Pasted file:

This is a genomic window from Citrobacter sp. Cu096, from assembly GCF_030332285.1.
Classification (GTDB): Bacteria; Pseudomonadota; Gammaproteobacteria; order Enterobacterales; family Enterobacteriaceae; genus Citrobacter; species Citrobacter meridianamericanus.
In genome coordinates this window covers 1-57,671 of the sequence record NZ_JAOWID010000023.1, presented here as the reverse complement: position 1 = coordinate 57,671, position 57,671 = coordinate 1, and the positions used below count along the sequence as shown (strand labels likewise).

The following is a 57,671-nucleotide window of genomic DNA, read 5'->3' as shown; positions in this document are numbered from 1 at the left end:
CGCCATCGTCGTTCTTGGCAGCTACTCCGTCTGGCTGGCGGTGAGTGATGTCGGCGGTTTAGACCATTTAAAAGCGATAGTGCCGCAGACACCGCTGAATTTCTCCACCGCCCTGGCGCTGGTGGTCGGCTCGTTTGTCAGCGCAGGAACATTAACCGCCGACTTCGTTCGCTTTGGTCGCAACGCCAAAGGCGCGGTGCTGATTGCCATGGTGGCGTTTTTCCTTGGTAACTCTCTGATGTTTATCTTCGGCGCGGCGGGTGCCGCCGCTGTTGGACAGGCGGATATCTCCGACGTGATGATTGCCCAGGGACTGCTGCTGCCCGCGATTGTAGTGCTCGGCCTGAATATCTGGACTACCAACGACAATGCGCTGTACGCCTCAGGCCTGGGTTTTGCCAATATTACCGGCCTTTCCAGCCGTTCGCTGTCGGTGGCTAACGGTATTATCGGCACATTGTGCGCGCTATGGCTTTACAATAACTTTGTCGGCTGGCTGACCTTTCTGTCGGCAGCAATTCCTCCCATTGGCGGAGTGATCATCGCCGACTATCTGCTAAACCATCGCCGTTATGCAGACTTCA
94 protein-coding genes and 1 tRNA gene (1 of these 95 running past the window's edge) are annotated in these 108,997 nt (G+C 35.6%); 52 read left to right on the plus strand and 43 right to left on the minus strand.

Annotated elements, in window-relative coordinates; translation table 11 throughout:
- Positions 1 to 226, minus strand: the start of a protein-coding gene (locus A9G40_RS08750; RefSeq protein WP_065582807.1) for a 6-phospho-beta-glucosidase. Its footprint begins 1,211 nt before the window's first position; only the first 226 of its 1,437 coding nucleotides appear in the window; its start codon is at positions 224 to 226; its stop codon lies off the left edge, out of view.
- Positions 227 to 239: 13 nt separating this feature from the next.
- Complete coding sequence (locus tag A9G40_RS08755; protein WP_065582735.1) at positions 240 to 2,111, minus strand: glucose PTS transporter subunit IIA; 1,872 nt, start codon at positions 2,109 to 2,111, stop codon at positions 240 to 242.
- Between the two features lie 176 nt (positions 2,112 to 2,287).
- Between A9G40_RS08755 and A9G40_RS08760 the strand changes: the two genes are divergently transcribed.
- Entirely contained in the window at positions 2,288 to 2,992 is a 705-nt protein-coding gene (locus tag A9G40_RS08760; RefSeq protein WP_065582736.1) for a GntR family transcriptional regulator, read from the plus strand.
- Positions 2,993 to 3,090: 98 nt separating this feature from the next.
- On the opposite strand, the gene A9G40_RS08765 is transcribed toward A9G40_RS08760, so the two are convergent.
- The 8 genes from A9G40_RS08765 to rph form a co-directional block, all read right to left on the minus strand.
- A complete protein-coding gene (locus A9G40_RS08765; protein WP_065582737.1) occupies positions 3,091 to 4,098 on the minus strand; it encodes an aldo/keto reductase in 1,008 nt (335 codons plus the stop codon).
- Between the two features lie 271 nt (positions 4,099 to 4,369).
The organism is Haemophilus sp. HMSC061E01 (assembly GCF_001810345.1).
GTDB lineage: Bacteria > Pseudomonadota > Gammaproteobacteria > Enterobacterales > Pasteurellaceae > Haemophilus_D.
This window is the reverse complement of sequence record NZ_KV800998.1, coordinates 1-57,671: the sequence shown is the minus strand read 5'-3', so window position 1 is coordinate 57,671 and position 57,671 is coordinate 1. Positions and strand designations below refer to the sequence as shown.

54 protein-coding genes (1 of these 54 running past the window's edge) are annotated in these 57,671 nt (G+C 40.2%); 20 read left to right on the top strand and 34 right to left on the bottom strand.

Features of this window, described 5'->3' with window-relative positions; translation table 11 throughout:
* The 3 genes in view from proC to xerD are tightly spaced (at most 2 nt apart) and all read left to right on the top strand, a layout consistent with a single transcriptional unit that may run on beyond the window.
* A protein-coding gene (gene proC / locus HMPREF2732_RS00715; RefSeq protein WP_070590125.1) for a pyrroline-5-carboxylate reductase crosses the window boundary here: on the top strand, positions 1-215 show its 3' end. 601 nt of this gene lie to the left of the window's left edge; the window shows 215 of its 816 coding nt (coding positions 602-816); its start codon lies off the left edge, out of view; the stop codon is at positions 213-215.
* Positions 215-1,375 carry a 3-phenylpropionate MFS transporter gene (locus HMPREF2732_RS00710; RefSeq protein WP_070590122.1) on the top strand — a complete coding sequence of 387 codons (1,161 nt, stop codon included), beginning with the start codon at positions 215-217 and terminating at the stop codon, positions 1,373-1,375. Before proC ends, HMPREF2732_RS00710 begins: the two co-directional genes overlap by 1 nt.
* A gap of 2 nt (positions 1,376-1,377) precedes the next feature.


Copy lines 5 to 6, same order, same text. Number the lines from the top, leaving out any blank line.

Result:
CGCCATCGTCGTTCTTGGCAGCTACTCCGTCTGGCTGGCGGTGAGTGATGTCGGCGGTTTAGACCATTTAAAAGCGATAGTGCCGCAGACACCGCTGAATTTCTCCACCGCCCTGGCGCTGGTGGTCGGCTCGTTTGTCAGCGCAGGAACATTAACCGCCGACTTCGTTCGCTTTGGTCGCAACGCCAAAGGCGCGGTGCTGATTGCCATGGTGGCGTTTTTCCTTGGTAACTCTCTGATGTTTATCTTCGGCGCGGCGGGTGCCGCCGCTGTTGGACAGGCGGATATCTCCGACGTGATGATTGCCCAGGGACTGCTGCTGCCCGCGATTGTAGTGCTCGGCCTGAATATCTGGACTACCAACGACAATGCGCTGTACGCCTCAGGCCTGGGTTTTGCCAATATTACCGGCCTTTCCAGCCGTTCGCTGTCGGTGGCTAACGGTATTATCGGCACATTGTGCGCGCTATGGCTTTACAATAACTTTGTCGGCTGGCTGACCTTTCTGTCGGCAGCAATTCCTCCCATTGGCGGAGTGATCATCGCCGACTATCTGCTAAACCATCGCCGTTATGCAGACTTCA
94 protein-coding genes and 1 tRNA gene (1 of these 95 running past the window's edge) are annotated in these 108,997 nt (G+C 35.6%); 52 read left to right on the plus strand and 43 right to left on the minus strand.